CD/DVD Upgrades FAQ

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Consider Upgrading the CD, DVD or Blu-Ray Player you have now?

PLEASE NOTE FIRST: We still do upgrades to disk players, but one should consider that optimum value comes from players that can also play music files, such as Flac and Wave files. For the last 4-5 years Oppo Digital has made a series of BluRay Players that can both play CDs, SACD disks etc, but also at no extra cost can also play Wave and Flac files with its internal integrated music server. Naturally, when the same amount of money is paid to upgrade an Oppo, clearly it gives you for more bang-for-your-dollar to consider an Oppo player. Oppo has this market sown up and also have the greatest potential to upgrade that we have seen so far.


The last few years has seen an amazing revolution. We are now able to get digital sound right and that largely means not to sound digital at all. What is more amazing is that the solutions to make digital audio playback of CD and higher resolutions have all been analogue. This may well explain why it has taken more than 25 years.


Anybody can make a player sound better, easy. We could just as easily take your money and make superficial changes such as Op-Amp upgrades and parts substitution. Boring. Our aim is not a better player, but a great player. If your player does not have that potential, then don't be surprised if you are advised to hang on to your hard-earned money and given suggested alternative options.


Our Priorities

The so-called digital clock is none of the sort. The oscillators used have been around a lot longer before digital audio came around and used in all sorts of non-digital applications. Clocks are analogue.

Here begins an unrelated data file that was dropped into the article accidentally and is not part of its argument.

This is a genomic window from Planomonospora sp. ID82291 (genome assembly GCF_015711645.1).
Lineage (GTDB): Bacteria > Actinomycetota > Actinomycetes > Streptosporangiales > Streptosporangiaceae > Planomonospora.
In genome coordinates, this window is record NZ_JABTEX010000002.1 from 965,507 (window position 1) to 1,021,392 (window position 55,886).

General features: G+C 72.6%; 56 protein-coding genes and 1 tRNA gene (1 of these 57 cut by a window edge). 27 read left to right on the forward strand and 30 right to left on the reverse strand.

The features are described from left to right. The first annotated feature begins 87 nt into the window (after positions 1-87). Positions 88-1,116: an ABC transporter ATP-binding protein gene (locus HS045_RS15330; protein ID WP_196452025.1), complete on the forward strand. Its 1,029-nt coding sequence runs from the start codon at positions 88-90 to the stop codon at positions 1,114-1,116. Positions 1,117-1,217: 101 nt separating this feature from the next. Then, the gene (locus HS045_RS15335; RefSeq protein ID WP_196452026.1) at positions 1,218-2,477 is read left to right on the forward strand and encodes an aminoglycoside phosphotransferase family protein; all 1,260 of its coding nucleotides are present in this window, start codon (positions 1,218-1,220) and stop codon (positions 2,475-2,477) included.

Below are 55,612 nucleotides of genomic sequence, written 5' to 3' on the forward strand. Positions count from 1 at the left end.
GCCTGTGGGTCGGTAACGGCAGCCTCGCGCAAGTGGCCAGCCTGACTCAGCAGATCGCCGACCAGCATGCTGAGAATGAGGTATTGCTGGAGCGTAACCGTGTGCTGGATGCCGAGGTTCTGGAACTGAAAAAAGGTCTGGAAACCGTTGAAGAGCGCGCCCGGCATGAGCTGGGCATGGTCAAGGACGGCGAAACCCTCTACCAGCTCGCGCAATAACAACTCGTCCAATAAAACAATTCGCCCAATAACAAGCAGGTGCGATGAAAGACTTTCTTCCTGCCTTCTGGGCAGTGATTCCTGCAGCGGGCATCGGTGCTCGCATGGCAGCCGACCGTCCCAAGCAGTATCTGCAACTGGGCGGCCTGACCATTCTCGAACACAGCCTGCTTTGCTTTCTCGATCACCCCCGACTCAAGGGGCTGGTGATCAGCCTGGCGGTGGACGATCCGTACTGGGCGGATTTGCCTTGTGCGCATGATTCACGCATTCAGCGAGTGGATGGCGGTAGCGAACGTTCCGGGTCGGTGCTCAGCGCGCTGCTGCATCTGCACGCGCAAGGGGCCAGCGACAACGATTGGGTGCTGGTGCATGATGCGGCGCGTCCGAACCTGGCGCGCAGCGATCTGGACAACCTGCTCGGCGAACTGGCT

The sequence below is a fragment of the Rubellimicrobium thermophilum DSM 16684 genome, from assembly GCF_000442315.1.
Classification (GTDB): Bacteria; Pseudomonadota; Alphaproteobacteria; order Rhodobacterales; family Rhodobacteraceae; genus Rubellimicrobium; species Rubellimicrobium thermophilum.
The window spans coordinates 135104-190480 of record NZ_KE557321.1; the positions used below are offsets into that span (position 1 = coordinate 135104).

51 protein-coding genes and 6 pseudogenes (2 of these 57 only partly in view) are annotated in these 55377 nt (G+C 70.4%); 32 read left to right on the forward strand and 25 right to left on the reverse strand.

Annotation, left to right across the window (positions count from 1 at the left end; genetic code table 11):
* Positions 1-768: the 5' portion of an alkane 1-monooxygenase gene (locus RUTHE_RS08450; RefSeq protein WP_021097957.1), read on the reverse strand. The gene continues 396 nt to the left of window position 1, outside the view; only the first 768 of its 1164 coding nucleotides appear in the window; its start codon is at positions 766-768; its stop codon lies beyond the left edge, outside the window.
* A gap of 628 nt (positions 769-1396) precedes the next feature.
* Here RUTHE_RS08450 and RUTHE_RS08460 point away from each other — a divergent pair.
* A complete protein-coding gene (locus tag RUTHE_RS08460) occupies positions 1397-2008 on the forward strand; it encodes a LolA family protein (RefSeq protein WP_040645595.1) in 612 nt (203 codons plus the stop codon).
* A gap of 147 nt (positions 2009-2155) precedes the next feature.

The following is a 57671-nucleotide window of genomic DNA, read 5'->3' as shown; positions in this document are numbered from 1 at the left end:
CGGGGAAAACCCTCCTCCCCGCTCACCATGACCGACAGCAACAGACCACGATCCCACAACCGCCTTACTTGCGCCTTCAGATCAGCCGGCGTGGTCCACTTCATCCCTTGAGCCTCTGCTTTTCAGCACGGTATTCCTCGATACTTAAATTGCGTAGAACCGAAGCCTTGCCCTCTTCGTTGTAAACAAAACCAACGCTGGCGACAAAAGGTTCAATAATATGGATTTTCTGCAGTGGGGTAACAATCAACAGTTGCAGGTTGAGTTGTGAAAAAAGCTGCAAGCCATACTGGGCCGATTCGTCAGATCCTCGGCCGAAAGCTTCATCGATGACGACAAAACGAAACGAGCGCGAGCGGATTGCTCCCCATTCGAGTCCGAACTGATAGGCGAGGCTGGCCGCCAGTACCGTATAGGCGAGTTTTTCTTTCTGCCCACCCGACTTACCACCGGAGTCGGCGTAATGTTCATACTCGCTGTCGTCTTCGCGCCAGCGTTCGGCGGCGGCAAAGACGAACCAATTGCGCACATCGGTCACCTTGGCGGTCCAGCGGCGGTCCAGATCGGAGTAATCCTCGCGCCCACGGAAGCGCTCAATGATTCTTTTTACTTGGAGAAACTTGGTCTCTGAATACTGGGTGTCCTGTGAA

Noise is the single biggest enemy of digital audio. But especially where in the chain that it shows up. Again this can only be fixed by analogue means. The current crop of "modders" are into all sorts of parts upgrading using lower noise parts. This is often concentrating on the SMPS (Switch Mode Power Supply) - which may not be a conventional linear power supply but is nevertheless also of an analogue designation.

But the secondary noise created in the power supply often overlooks the primary destructive noise that has little to do with the raw power supply, indeed even the best power supply is vastly incapable of dealing with these more series noise problems. This takes real design rather than just paying for improved parts. Indeed improving the raw power supply may actually make it worse. Yet a lot of money get wasted in that direction. Be smart, be elegant, it is not enough to throw expensive components at the problem - and that is not problem solving, that is selling.

This kind of noise can be describes as "back-EMF" - a kind on Einsteinian noise caused by digital switching. Noise even below 1 Hertz are problematic. This cannot be sorted in the typical 'active' way and alternative ways need to be found. Such as our "Flywheeel" solution that is not active but passive, storing a lot of energy close to where the power supply interfaces with the digital circuitry, such as the DAC and Clocking.

The best solution is the elegant one and does not involve costly parts substitution. We don't make you pay for expensive parts. We create a second order filter effect that attenuates HF power supply noise while also reducing noise down to ultra-low frequencies via our "Flywheel" solution.

The most destructive source of noise is that which imbedded in the clock signal, I am tempted to call this the source gremlin jitter as it is the source of that which is most ugly in digital sound. This contamination is singularly the one source of digital sound that is the hardest to eliminate.

In fact, our target of decent digital sound cannot be achieved without tackling this gremlin.

Other clocks may make some improvement but not in a focused attempt that is needed. The sound can be improved (the sound can always be improved, sometimes even with a magic wand) without it, but a totally relaxed sound devoid of any vestiges of digititus is impossible to achieve. Our solution to this is Terra Firma - and there is quite a bit of info on this site.

More recently, this has been described as causing Uncorrelated Noise-Like Jitter. For more info on this topic, read here.

Player Types and DAC Types

Does the player you have now got suitable potential? Or the player you have in mind to acquire? This is not possible to say with certainty unless it is a player that has already passed through our upgrade program. There is a near ninety percent probability the answer is a positive yes.

Let us discuss what type of players that are available:

  • Multi and universal Players like DVD & Blu-Ray

  • Dedicated Audio Only Format Players like CD and SACD